Pavel Durov, co-founder of Telegram, announced in his Telegram-channel that the company has reached an amicable settlement with the U.S. Securities and Exchange Commission (SEC) in a dispute over the block project TON (Telegram Open Network).
“Unfortunately, we were unable to launch the TON platform as scheduled due to a preliminary injunction from the U.S. court, and were forced to return the remaining funds to customers in accordance with our agreements. Since it does not seem appropriate to continue the proceedings in court, we are happy to be able to stop the trial without denial or admission of guilt,” wrote Pavel Durov.
The U.S. court ordered the return of $1.22 billion in Gram crypt currency to the buyers as well as $18.5 million in compensation. This was stated in a letter from the SEC to Judge Kevin Castel, who handled the case. Pavel Durov said in his appeal that by now the company has already paid out more than $1.2 billion to investors, both directly and in the form of loan agreements.
The SEC and Telegram reached an amicable agreement on June 11. According to him, the messenger has 30 days to pay the fine, and he can return the money to investors within the next four years. In addition, Telegram has pledged to give three years’ notice of intent to issue crypt currency, digital coins, tokens or any other digital asset. However, consent is not required, but only to be informed. In case of misrepresentation, the SEC may impose an additional fine on the company.
In early 2018, Pavel Durov reported on plans to hold an ICO of his block-platform TON and release the cryptovalyte Gram. After integration with Telegram, the TON platform was to become a revolutionary solution for information storage and transfer. His team promised that the blockchain would process millions of transactions per second and would therefore be able to compete with the largest payment systems Visa and Mastercard.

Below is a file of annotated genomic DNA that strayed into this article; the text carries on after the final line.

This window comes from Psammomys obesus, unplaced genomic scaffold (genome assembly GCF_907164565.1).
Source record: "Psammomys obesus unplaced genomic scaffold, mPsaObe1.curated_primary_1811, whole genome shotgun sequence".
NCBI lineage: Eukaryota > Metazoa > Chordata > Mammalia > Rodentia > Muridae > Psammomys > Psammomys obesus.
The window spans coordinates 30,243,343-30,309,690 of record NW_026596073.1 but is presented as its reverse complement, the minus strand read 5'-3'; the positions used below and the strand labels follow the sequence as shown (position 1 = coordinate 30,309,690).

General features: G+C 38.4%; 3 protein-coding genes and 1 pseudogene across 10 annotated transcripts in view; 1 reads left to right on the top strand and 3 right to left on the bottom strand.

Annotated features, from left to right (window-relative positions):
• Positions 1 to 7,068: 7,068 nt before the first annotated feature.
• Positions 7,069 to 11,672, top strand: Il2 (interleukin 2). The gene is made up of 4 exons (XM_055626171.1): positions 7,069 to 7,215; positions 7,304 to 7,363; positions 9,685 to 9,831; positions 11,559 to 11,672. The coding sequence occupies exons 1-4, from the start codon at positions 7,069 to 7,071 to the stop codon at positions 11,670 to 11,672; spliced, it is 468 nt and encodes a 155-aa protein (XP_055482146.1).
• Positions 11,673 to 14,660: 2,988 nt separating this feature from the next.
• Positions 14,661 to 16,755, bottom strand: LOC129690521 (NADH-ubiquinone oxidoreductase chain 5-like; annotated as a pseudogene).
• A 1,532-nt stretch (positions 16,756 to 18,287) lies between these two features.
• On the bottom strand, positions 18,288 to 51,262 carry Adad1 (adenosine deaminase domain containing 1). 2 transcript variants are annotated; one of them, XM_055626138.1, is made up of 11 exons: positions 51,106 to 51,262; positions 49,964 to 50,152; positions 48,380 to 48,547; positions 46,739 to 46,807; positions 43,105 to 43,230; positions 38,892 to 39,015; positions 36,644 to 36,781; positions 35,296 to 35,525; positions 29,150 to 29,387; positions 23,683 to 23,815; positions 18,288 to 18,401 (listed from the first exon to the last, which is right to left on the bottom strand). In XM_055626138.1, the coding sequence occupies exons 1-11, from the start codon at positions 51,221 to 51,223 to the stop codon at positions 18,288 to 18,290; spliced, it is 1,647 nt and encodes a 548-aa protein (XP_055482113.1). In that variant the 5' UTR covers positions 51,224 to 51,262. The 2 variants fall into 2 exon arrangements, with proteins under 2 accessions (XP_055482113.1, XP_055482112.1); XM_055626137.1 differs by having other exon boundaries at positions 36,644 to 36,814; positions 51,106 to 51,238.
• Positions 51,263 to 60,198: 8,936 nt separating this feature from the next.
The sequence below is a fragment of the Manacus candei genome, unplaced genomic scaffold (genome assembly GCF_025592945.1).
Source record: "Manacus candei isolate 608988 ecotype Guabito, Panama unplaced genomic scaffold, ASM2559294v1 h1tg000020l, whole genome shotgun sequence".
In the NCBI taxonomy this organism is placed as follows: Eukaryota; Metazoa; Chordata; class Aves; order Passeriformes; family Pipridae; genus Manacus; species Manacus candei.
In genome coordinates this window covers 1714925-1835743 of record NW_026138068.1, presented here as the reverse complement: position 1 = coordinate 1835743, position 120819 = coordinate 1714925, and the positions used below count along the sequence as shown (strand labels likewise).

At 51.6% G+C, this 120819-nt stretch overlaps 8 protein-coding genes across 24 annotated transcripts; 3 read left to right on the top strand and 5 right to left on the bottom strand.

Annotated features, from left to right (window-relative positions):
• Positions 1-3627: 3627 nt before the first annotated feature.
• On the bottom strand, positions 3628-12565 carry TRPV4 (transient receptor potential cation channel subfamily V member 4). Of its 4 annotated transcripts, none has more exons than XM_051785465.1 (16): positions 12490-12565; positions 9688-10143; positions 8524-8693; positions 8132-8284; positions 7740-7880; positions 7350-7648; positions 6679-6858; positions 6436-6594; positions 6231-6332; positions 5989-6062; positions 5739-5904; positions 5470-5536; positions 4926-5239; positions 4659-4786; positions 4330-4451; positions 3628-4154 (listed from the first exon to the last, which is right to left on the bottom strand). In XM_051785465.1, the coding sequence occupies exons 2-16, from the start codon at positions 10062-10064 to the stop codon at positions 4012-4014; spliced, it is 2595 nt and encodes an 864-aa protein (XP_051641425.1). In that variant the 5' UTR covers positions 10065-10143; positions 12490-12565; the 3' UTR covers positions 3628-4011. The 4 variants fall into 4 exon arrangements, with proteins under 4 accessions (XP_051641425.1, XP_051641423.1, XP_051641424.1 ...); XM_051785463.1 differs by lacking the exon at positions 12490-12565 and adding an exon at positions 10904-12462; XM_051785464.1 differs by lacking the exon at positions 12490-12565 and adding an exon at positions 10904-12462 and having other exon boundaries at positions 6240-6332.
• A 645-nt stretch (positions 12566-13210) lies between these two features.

At the same time, it became known that the Durova brothers sold 2.9 billion coins and attracted $1.7 billion. The project has more than 170 investors, including 39 US residents. Qiwi founder Sergey Solonin and Wimm-Bill-Dann founder David Yakobashvili were known to be among the buyers.
In October 2019, SEC filed a lawsuit against Telegram Group and TON Issuer and suspended ICO. The U.S. regulator turned out to be dissatisfied with the fact that the companies’ financial information was not disclosed as required by the U.S. securities laws. Durov decided to postpone the launch of the platform until April 30, 2020 and invited investors to wait while they deal with the SEC. In March, a U.S. court banned the release of cryptographic currency. In May 2020, Pavel Durov said in his Telegram-channel that he was closing the block project TON.
Now the Telegram team is continuing to develop other innovative directions and hopes that in the future the regulation of block-chain technologies in the U.S. will become more favorable for market participants, Pavel Durov wrote.